Yet remarkable as this production is, from the pen of a girl of fifteen, it is by no means so incomprehensible as are some of the shorter pieces. We have known instances — rarely, to be sure — but still we have known instances when finer poems in every respect than Lenore have been written by children of as immature age — but we look around us in vain for anything composed at eight years, which can bear comparison with the lines subjoined


Farewell, dear mother, for a while

I must resign thy plaintive smile;

May angels watch thy couch of wo,

And joys unceasing round thee flow.

May the almighty Father spread

His sheltering wings above thy head.

It is not long that we must part,

Then cheer thy downcast drooping heart.

Remember, oh! remember me,

Unceasing is my love for thee!

When death shall sever earthly ties,

When thy loved form all senseless lies. [page 222:]

Oh! That my form with thine could flee,

And roam through wide eternity;

Could tread with thee the courts of heaven,

And count the brilliant stars of even.

Nor are these stanzas, written at ten, in any degree less remarkable —


Thy verdant banks, thy lucid stream,

Lit by the sun's resplendent beam,

Reflect each bending tree so light

Upon thy bounding bosom bright.

Could I but see thee once again,

My own, my beautiful Champlain!

The little isles that deck thy breast,

And calmly on thy bosom rest,

How often, in my childish glee,

I’ve sported round them, bright and free!

Could I but see thee once again,

My own, my beautiful Champlain!

How oft I’ve watch’d the fresh’ning shower

Bending the summer tree and flower,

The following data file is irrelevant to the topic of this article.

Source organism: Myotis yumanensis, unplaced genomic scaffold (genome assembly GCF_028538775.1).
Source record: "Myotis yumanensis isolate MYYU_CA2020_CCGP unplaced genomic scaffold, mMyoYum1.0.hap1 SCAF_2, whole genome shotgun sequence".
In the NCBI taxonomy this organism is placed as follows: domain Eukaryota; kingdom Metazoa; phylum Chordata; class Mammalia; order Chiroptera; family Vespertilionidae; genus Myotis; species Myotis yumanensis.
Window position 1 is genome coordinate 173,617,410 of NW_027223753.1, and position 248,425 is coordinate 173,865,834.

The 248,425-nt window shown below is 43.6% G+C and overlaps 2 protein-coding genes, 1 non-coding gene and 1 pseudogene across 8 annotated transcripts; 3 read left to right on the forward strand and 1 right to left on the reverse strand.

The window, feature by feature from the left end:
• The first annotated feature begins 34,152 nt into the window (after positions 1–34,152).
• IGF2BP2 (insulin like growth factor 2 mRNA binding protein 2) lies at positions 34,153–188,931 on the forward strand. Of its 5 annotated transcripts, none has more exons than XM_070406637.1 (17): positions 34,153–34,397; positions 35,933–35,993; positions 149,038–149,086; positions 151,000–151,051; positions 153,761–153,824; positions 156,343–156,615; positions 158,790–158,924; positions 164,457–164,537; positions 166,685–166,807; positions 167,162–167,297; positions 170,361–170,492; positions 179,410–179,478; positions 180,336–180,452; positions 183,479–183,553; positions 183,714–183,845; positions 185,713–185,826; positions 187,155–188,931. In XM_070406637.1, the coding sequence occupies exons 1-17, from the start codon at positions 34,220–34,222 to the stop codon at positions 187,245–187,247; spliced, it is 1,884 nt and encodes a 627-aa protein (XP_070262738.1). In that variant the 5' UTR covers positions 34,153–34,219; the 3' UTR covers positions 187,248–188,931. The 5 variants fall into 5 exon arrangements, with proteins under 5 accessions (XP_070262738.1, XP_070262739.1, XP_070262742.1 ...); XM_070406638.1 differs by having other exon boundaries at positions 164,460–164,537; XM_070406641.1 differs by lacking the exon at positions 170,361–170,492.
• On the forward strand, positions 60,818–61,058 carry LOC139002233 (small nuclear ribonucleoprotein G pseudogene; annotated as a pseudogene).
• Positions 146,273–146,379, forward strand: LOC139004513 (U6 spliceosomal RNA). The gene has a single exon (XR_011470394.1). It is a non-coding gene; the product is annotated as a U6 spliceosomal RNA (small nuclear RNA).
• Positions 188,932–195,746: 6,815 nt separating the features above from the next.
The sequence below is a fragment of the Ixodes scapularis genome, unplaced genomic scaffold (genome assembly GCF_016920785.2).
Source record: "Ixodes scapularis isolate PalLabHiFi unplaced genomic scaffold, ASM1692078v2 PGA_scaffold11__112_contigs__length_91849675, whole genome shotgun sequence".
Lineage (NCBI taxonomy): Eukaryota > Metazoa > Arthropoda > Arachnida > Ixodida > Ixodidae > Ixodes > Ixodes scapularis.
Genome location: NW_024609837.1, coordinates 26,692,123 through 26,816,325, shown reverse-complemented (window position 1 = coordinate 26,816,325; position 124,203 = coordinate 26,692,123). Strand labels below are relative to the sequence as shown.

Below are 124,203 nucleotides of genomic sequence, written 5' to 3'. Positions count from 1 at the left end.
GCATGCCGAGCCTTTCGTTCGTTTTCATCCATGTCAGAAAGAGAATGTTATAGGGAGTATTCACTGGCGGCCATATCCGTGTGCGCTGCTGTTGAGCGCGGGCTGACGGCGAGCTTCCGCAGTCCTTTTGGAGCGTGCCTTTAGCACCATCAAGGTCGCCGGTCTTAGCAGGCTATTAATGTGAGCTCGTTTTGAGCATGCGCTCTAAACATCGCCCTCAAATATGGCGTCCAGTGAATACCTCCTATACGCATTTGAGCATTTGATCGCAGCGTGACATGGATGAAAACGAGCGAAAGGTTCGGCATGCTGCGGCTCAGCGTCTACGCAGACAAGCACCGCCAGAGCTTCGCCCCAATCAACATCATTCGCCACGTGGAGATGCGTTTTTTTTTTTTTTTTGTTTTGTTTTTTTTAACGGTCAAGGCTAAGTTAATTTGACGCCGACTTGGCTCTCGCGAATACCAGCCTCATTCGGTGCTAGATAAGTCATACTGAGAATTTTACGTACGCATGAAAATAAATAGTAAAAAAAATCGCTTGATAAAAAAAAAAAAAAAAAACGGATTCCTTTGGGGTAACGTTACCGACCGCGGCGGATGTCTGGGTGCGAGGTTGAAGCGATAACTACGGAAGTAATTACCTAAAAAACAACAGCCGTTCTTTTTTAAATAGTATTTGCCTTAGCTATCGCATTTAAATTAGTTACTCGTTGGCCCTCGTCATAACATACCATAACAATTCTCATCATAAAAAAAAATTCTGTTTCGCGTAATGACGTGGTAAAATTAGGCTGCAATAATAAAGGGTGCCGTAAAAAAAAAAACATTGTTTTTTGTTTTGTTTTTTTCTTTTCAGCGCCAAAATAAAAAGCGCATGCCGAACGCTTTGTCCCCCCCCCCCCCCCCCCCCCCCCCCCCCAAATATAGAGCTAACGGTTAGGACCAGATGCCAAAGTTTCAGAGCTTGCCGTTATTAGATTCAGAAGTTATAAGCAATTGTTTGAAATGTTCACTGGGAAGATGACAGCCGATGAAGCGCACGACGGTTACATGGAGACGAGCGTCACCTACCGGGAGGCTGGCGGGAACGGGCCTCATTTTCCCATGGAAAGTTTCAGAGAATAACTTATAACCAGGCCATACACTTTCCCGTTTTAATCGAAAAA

And felt my little heart beat high

As the bright rainbow graced the sky.

Could I but see thee once again,

My own, my beautiful Champlain!

And shall I never see thee more,

My native lake, my much-loved shore,

And must I bid a long adieu,

My dear, my infant home, to you?

Shall I not see thee once again,

My own, my beautiful Champlain?

In the way of criticism upon these extraordinary compositions, Mr. Irving has attempted little, and, in general, he seems more affected by the loveliness and the purity of the child than even by the genius she has evinced — however highly he may have estimated this latter. In respect, however, to a poem entitled “My Sister Lucretia,” — he thus speaks — “We have said that the example of her sister Lucretia was incessantly before her, and no better proof can be given of it than in the following lines, which breathe the heavenly aspirations of her pure young spirit, in strains to us quite unearthly. We may have read poetry more artificially perfect in its structure, but never any more truly divine in its inspiration.” The nature of inspiration is disputable [page 223:] — and we will not pretend to assert that Mr. Irving is in the wrong. His words, however, in their hyperbole, do wrong to his subject, and would be hyperbole still, if applied to the most exalted poets of all time.


The analogies of Nature are universal; and just as the most rapidly growing herbage is the most speedy in its decay — just as the ephemera struggles to perfection in a day only to perish in that day's decline — so the mind is early matured only to be early in its decadence; and when we behold in the eye of infancy the soul of the adult, it is but indulging in a day dream to hope for any farther proportionate development. Should the prodigy survive to ripe age, a mental imbecility, not far removed from idiocy itself, is too frequently the result. From this rule the exceptions are rare indeed; but it should be observed that, when the exception does occur, the intellect is of a Titan cast even to the days of its extreme senility, and acquires renown not in one, but in all the wide fields of fancy and of reason.